Rotting leaf of a member of the arum family (Araceae), Parque Nacional Volcán Arenal, Cordillera de Tilarán, Costa Rica. (Photo copyright © by Kaj Halberg)

 

 

Taiwan 2018
Rusted water tower, Taichung, Taiwan. (Photo copyright © by Kaj Halberg)

 

 

Bornholm 2016 
Faded phone numbers on an abandoned excavator in a granite quarry, Bornholm, Denmark. (Photo copyright © by Kaj Halberg)

 

 

Undoubtedly, the best known of all cactus species is the huge saguaro (Carnegiea gigantea), which can grow to 12 metres tall. It has been used as a decorative background in countless western films, but is in fact of a rather limited distribution, growing only in the Sonoran Desert of Mexico and southern Arizona, and in a small area in adjacent California. – More pictures of this species, as well as many other cacti, are found elsewhere on this website, see Gallery: Plants – Cacti.

 

Arizona-Utah 2001 
Withered ‘skeleton’ of a saguaro cactus (Carnegiea gigantea), Lake Saguaro, east of Phoenix, Arizona. (Photo copyright © by Kaj Halberg)

 

 

Tyrkiet 2006
Tilting mosque, damaged by torrential rain, Denizkonak, northern Turkey. (Photo copyright © by Kaj Halberg)

 

 

Bali-Lombok 2012 
Sunlight, penetrating withered leaves of a species of breadfruit, Artocarpus elasticus, Mount Rinjani, Lombok, Indonesia. (Photo copyright © by Kaj Halberg)

 

 

These eroded statues of Pharaoh Amenophis III (c. 1390-1353 B.C.), near Luxor, Egypt, are commonly called The Memnon Colossi – thus named by the Greeks, who were of the opinion that the statues depicted Memnon, called ‘Son of the Red Dawn’, who was singing for his mother Eos. Following an earthquake in 27 B.C., a crack appeared in one of the statues, and when the wind forced its way through this crack, the statue would ‘sing’. Unfortunately, in 199 A.D., Emperor Septimus Severus ordered the crack to be cemented, causing the ‘song’ to cease.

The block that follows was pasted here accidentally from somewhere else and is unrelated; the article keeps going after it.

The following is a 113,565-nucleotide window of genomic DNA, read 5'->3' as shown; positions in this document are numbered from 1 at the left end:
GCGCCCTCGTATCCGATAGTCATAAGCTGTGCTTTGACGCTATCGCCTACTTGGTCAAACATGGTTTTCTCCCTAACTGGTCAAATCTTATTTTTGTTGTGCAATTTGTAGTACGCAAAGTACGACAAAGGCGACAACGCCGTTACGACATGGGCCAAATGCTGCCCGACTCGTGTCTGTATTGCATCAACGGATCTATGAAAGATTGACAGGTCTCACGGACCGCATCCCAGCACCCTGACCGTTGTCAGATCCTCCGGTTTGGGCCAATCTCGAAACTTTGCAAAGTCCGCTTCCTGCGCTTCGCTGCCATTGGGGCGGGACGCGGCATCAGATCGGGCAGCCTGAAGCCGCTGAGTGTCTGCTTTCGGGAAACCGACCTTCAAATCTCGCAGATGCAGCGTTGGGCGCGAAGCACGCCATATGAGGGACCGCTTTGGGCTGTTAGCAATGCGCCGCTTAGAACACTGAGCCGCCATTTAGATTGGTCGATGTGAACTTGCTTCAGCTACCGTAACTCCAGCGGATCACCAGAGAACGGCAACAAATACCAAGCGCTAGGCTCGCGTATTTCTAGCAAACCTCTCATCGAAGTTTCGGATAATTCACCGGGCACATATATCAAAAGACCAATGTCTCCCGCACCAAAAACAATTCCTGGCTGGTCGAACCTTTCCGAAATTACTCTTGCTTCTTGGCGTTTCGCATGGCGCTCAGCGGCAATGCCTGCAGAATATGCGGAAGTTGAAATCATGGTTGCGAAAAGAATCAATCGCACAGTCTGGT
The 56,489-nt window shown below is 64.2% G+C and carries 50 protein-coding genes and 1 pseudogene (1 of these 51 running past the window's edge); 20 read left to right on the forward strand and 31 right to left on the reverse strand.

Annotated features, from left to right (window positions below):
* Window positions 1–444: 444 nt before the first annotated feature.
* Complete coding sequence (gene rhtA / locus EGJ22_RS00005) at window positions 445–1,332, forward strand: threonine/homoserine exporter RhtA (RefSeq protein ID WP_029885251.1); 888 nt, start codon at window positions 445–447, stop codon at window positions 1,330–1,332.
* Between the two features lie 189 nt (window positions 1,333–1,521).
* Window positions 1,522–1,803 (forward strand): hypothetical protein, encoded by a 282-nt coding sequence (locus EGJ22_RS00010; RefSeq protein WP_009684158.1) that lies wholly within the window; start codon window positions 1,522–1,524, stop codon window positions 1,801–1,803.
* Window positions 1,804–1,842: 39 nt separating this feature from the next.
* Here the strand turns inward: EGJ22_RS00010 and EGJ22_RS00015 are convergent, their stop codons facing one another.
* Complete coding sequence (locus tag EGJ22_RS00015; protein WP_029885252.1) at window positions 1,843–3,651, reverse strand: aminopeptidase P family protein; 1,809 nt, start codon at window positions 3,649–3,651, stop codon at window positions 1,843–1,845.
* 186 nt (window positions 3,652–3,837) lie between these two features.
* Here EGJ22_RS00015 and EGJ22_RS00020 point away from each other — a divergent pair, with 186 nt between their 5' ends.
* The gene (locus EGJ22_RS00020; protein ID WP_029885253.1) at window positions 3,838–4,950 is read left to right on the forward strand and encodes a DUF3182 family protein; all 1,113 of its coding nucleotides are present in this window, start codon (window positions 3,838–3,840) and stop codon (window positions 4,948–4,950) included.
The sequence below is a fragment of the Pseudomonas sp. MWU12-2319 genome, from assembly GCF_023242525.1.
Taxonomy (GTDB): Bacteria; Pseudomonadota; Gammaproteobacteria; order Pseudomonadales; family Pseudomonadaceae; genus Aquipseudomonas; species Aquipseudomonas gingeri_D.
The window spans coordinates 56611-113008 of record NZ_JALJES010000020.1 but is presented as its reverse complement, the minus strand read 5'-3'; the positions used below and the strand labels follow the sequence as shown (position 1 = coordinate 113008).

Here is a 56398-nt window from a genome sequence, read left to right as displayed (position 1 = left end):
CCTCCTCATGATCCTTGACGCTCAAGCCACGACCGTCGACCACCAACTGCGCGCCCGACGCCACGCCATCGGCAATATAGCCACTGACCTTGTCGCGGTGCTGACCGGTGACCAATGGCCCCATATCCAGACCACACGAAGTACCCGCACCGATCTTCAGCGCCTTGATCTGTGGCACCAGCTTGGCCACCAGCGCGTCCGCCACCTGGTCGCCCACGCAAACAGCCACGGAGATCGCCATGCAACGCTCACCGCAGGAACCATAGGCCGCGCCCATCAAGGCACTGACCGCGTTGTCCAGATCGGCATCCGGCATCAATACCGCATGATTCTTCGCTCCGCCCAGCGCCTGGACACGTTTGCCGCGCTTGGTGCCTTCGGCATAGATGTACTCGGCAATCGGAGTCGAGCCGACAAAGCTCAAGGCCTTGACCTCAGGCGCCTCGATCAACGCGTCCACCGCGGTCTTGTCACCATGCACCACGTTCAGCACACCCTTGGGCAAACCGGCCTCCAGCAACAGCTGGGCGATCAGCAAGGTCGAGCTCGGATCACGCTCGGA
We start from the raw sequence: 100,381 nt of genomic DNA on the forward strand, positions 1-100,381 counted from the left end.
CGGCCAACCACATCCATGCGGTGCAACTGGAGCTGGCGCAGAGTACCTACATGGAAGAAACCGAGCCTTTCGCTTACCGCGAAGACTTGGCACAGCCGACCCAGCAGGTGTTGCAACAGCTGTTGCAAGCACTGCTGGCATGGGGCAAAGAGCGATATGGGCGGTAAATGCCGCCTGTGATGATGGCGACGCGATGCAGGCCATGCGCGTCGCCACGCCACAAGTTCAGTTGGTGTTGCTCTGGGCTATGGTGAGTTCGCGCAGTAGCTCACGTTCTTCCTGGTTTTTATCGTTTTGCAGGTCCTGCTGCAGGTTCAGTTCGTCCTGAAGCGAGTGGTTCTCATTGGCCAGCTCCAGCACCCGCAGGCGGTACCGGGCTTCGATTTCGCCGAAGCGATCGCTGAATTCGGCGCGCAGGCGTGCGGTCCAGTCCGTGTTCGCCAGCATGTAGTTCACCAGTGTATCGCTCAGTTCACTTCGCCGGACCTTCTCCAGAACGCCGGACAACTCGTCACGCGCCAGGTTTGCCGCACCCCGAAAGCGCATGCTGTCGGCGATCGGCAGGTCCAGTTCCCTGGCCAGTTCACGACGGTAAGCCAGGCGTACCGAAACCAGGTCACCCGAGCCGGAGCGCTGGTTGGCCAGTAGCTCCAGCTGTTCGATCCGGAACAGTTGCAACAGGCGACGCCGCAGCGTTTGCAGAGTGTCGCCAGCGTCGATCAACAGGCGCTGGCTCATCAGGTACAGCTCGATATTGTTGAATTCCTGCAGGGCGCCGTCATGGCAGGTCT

Egypten 1999 
‘The Memnon Colossi’ – in reality statues of Pharao Amenophis III, Luxor, Egypt. (Photo copyright © by Kaj Halberg)

 

 

The singleleaf piñon (Pinus monophylla) is a smallish pine species, which is common in south-western United States and the northern part of Baja California, Mexico. It grows in montane areas, usually between 1,200 and 2,300 metres altitude.

 

Californien 2013a
Dead singleleaf piñon (Pinus monophylla), Joshua Tree National Park, California. (Photo copyright © by Kaj Halberg)

 

 

Taiwan 2014b 
Dilapidated house, built c. 1850, Morisaka (Lintian Shan), eastern Taiwan. (Photo copyright © by Kaj Halberg) 

 

 

Chile 2011a 
Rusted tin sheets, covering a wall in Valparaiso, Chile. (Photo copyright © by Kaj Halberg)

 

 

Costa Rica
Withering leaf of bijagua, or salt leaf (Calathea lutea), Reserva Nacional Hacienda Baru, Costa Rica. (Photo copyright © by Kaj Halberg)

 

 

Chukotka 2011
The cannon on this army tank blew up, causing the tank to be discarded, where the accident took place. – Chukotka Peninsula, eastern Siberia. (Photo copyright © by Kaj Halberg)

 

 

(Uploaded August 2017)

 

(Revised continuously)